Bridging a perception gap in, and about, Silicon Valley
A Google shuttle bus at the intersection of 24th street and Valencia in San Francisco, California.
In California, there's an argument about whether the hub innovation known as Silicon Valley would be a richer or poorer place if left more to its own devices. This week, we've heard about the case for moving innovation out to sea, outside the limits of regulation. There's also a bid to take Silicon Valley and make it its own state. Today, another sense of the word "island," the criticism that Northern California's tech community is sometimes insular.
Waiting for the bus is a great leveler, you might be wearing a blue suit, you might be wearing blue coveralls, but if you're waiting for a bus, you are in this together. At the 24th street and Valencia bus stop in San Francisco's Mission district, it's different. Some people wait for the regular city bus. Others wait with their messenger bags and earbuds for buses that are more imposing. Double decker, tinted windows, even the tires shine with Armor All. The generic term is "Google Buses," but there is also Yahoo, Cisco, Electronic Arts.
"There's not a lot of interaction... that's increased the tensions," says Sara Shortt, executive director of the Housing Rights Committee of San Francisco.
Tensions, no kidding. Protesters have blocked some of the tech buses and somebody slashed tires. The immediate issue that private buses cause congestion and delays for city bus riders at the public stops. But what's also going on here is a clash of cultures and pay scales with tech workers moving into what had been working class neighborhoods. Rents are up and tech workers get blamed.
"That's a really different thing then just sort of, envy. That's real meaningful frustration and anger, " Shortt says. "Will we be next? Will we be the next one to get an eviction notice. Will be priced out? So it's really different from they're making more money than me and that makes me mad."
None of the people waiting for the private rides would comment, some indicated their companies told them to stay mum. Tech companies argue the buses keep commuter cars off the road, which helps with traffic and pollution. But there's something larger going on here. It's about a perceived lack of involvement.
"There's a whole range of things that tech could be doing better to show us that they care about our city," Shortt says. "To show us that this is more than just a crash pad for their employees."
Clearly some people at the top of tech companies are engaged. Facebook's Mark Zuckerberg just gave the Silicon Valley Community Foundation nearly a billion dollars. Marc Benioff of Salesforce.com and his foundation gave $30 million to non-profits, including $2.7 million to San Francisco Middle Schools.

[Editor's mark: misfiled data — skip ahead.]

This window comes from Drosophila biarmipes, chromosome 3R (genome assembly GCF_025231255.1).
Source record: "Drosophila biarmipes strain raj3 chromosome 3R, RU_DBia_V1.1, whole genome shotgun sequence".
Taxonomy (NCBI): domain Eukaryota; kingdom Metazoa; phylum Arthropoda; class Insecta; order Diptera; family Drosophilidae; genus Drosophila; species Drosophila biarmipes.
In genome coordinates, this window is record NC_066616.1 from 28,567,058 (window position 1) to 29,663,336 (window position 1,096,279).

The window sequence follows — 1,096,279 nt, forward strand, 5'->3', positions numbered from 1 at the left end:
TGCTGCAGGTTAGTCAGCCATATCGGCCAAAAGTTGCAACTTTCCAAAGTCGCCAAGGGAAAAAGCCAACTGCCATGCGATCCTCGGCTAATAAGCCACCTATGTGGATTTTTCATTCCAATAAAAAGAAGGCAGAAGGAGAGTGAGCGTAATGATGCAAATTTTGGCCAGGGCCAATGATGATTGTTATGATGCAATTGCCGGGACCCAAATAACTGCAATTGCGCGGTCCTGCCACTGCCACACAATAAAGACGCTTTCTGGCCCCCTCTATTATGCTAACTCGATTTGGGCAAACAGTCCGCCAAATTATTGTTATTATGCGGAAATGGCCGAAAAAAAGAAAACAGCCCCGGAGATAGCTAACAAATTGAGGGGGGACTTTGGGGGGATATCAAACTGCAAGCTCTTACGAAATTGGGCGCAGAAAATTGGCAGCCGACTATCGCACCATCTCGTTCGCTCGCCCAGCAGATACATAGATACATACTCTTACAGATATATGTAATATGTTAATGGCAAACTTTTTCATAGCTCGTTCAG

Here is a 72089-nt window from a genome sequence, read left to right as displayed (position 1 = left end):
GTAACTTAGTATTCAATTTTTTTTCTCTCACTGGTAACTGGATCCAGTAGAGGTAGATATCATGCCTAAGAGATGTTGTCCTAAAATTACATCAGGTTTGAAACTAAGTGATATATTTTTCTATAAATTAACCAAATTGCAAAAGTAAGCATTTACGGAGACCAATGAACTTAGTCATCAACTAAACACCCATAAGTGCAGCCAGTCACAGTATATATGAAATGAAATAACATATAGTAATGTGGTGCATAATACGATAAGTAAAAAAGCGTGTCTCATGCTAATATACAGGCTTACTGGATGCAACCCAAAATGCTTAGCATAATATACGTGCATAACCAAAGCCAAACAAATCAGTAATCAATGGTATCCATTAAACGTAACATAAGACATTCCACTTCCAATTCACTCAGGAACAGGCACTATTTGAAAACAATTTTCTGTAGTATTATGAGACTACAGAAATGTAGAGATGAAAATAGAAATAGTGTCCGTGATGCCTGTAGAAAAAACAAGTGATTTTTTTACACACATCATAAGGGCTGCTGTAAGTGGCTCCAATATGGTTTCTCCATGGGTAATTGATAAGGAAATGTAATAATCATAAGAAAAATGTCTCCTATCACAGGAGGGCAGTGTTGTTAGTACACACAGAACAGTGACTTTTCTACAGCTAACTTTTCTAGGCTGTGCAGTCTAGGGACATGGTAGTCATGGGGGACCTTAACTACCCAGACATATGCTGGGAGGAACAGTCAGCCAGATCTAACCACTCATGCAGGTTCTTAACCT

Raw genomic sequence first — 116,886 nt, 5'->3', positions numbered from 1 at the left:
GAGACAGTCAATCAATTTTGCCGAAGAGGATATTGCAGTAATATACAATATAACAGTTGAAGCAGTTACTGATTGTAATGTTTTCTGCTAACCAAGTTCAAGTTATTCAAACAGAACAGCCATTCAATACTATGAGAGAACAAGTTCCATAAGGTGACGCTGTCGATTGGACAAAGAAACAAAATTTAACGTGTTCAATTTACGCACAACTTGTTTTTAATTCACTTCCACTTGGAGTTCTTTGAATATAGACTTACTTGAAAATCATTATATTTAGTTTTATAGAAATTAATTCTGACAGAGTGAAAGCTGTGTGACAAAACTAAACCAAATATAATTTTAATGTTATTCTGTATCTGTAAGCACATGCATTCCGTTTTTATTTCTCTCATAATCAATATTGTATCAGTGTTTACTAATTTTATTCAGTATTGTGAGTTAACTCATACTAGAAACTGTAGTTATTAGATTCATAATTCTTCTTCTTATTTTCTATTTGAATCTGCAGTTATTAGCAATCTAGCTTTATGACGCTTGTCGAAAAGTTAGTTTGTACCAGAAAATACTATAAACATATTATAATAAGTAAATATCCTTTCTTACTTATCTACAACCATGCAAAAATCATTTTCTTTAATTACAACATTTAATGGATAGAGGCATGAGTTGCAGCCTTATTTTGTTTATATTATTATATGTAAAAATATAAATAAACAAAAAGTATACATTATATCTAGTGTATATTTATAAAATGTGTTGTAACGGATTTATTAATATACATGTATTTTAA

"I think they live in these negibhorghod bcause they value diversity, the value rich culture," says City Supervisor David Campos, who represents both the long-time residents and the tech workers who've moved in his districts.
Campos organized a public meeting in late January where people came to complain about or to support the role of tech their neighbhorhoods, where Crystal Schultz described herself as a program manager and engineer at Google.
"Not everyone at Google is a billionaire. Like many people, 10 years after the fact, I'm still paying off my student loans. I moved to the Mission because I am a pedestrian," Shultz says. "I don't own a car. I moved to the mission because there are two Bart stations. I walk everywhere on the weekend, and I've relied on the shuttle since I've moved to San Francisco."
Supervisor Campos says interactions like this are all too rare. Newcomers, he says, have a responsibity to make their impact positive, "and that they work with people who have been there long term to make sure those individuals are not pushed out."
"It can be easy for people in San Francisco to have this very warped sense of what the world outside of technology community is," says Catherine Bracy, director of Community Organizing at San Francisco-based Code For America.
"When you don't have that interaction with real people. In the sense of like, I'm struggling, I don't have access to the latest technology all the time. My problems aren't about how to get takeout delivered to my house or how to launch my app in a faster way. That's where the disconnect kind of starts coming in."
Code For America gives tech workers a way to use their skills to engage community projects. Like a text messaging system to warn families there's a problem with their food stamps before they find themselves cut off from benefits while waiting in the grocery line.
"That was a huge win," she says. "We're building a bridge between tech and entrenched public problems and figuring out solutions."
The needs are there. So is demand by tech folks to help. Bracy's organization gets 700 applications a year for fellowships to build these bridges where there may be islands.
*CORRECTION: A previous version of this article mispelled Sara Shortt's last name. The text has been corrected.